Athens’ Future Is All About Startups

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You want your startup to be at the crossroads of the three continents Europe, Asia and Africa? Then discover Athens, Greece's most developed startup hub. 

Athens is the centre and main point of reference for the Greek startup ecosystem, which has been very dynamic in the last few years, but it’s still nascent. The biggest Greek-origin startups are coming from and based in Athens. The roots for what was erased as the entrepreneurial scene of Greece could be traced back to 2009-2010, but the Greek startup ecosystem really took off in late 2012 when the JEREMIE (a program of the European Commission, which under European Investment Fund contributes 70% of committed funds in a venture capital firm) VC funds were established.

Entrepreneurs and companies active in previous years suddenly had available funds to finance their ventures. Moreover, innovative companies that could offer new production models to crisis-stricken Greece were getting attention from politicians, media and organisations, which helped a support ecosystem develop around the startups themselves.

Under The Acropolis

Athens is the capital of Greece, and the wider Attica area (Athens city centre and Athens’ suburbs) is home to around 4-5 million people (almost half of Greece’s population). Greece is located at the crossroads of three continents: Europe, Asia and Africa. It’s the southernmost point of the Balkan Peninsula and the southeasternmost point of Europe.

The geographical position of Athens has helped develop a civilisation of commerce and entrepreneurship since ancient times that was passed to modern Greece. Indeed, owning and running a business is nothing new to Greek economy, as more than 99% percent of all companies in the country are small or medium-sized.

Advantages Of Starting A Startup In Athens:

  • Athens is the capital of Greece and the centre of its economic activity. If you’re thinking of doing business in Greece, Athens is the place-to-go.
  • If you’re coming from a non-EU country, setting up a business in Athens will give you access to the European Union single market of 500 million consumers.
  • Athens is within 2-4-hour flights from all the major business and startup centres of the region (Tel Aviv, Berlin, London, Dubai, Doha).
  • Athens is home to the biggest public universities in Greece (National and Kapodistrian University of Athens, National Technical University of Athens, Athens University of Economics and Business, Technological Educational Institute of Athens) and the most important private undergraduate and graduate schools. The majority of the technical, business, marketing and sales talent of Greece is gathered in Athens.
  • Athens nests the most-developed startup ecosystem in Greece. If you want to connect with the country’s startup leaders and stakeholders, Athens will do the trick.
  • Due to the economic crisis, doing business in Athens has been made much more affordable than it used to be. Office rent prices and wages have gone down, while food and everyday life expenses are not any more expensive (even much cheaper) than the rest of Europe.
  • Athens centre and suburbs are very well-connected by transportation. You can reach downtown from a quiet neighbourhood north of Athens in somewhere between 15 to 40 minutes by subway or bus.
  • Life in Athens is supposedly much more attractive than the rest of Europe. Lots of bars, cafes, restaurants, cinemas, and art and culture spaces remain open until late. Weather is sunny and warm most months of the year, while a blue, sandy beach is within a 45-minute drive from every point of the Attica area.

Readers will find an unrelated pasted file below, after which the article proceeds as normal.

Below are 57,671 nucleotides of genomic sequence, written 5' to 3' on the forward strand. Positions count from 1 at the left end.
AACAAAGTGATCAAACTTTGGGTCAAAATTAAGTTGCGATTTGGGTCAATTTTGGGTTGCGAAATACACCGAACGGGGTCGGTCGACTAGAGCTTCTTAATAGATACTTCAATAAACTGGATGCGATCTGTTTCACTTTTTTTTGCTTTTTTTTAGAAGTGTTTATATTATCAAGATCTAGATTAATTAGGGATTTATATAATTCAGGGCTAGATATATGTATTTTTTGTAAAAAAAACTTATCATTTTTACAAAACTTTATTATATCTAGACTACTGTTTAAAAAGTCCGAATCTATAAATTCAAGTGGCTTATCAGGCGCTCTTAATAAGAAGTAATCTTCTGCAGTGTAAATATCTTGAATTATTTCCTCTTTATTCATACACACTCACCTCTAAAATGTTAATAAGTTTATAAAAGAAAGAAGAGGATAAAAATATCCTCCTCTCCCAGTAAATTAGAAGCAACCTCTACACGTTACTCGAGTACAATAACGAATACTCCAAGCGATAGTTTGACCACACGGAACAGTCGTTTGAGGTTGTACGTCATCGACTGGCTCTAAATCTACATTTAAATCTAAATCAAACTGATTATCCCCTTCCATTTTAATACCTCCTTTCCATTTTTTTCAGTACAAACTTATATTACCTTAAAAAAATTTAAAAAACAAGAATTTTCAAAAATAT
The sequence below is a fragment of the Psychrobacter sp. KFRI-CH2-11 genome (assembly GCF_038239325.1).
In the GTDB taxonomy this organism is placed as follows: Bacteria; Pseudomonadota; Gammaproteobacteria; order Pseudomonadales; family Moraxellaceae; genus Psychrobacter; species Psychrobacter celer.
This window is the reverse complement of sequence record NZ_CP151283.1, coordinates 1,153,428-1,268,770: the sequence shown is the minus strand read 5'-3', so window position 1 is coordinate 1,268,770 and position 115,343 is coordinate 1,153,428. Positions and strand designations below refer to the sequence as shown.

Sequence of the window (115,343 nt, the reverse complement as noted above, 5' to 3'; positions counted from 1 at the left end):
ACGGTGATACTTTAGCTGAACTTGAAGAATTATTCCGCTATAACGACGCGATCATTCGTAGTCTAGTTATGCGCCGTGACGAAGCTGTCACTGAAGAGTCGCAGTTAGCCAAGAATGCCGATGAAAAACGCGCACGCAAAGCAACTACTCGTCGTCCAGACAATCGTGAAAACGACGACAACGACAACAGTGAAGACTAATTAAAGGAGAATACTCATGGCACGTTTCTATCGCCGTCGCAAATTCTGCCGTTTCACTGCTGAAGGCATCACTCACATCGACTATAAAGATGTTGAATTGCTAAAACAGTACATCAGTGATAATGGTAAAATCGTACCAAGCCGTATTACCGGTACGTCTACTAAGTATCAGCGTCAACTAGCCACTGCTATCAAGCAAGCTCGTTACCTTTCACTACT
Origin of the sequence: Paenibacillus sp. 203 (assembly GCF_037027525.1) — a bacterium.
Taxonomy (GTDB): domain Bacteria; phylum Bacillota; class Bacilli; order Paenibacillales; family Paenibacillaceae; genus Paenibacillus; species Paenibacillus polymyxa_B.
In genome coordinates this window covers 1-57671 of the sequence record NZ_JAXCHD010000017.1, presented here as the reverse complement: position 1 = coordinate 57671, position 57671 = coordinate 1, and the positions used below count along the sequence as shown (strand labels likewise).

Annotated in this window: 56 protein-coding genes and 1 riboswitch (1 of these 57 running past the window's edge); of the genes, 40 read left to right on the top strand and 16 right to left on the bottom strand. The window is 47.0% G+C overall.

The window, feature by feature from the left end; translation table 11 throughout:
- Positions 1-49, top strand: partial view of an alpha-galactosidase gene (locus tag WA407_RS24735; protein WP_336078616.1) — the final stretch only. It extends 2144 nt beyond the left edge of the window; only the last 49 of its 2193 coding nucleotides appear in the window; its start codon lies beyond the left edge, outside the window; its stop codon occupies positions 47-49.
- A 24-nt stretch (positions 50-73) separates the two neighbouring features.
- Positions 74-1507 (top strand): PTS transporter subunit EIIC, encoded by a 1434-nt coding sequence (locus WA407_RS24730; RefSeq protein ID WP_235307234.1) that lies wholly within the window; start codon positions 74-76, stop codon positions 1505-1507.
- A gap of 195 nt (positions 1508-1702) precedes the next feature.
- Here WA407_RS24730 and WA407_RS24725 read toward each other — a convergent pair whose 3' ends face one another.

• The crisis could turn Athens to a testing point for new things that simplify life for individuals and businesses affected. For example, the recently imposed capital controls generated a very big interest in solutions around alternative currencies and alternative banking.
  • Athens, as other cities in Greece, has a high-level of research & development in the high-technology sector. Greek scientists and researchers are part of a lot EU- or state-funded projects and generate patented products. There is an opportunity for helping them bring these products to the market.
  • As 99,9% of enterprises in Greece (Athens is following that trend too) are small and medium-sized there is a big market for B2B solutions that target SME’s, individual entrepreneurs, store owners and freelancers.

What Startup Founders Have To Consider:

  • Setting up a company in Athens – and generally in Greece – can be tricky, and running it less affordable than in other countries in Europe. Although some steps in facilitating small and new businesses have been taken in the past, owning and operating a company in Greece still involves a lot of bureaucracy, high social security contributions and business taxes, and limited incentives and tax deductions.
  • Although Athens is home to the majority of the tech pool of Greece, as in many cities tech talent is scarce here too. The biggest Greek IT companies (a lot of them doing business in the wider region or even the US) are based here and they’re employing a lot of engineers. Others are working for the biggest startups of Athens or they just prefer to work as freelancers taking up projects outside of Greece with US or UK wages. If you’re not really well-funded enough to offer competitive salaries, you may find it difficult to attract the best talent.
  • Although the Athens ecosystem has grown exponentially in the last three years with big exits and funding rounds, the absolute number of successful companies is still low. It is hard to find executives with repeated successes abroad that can lead international business development for startups based in Athens.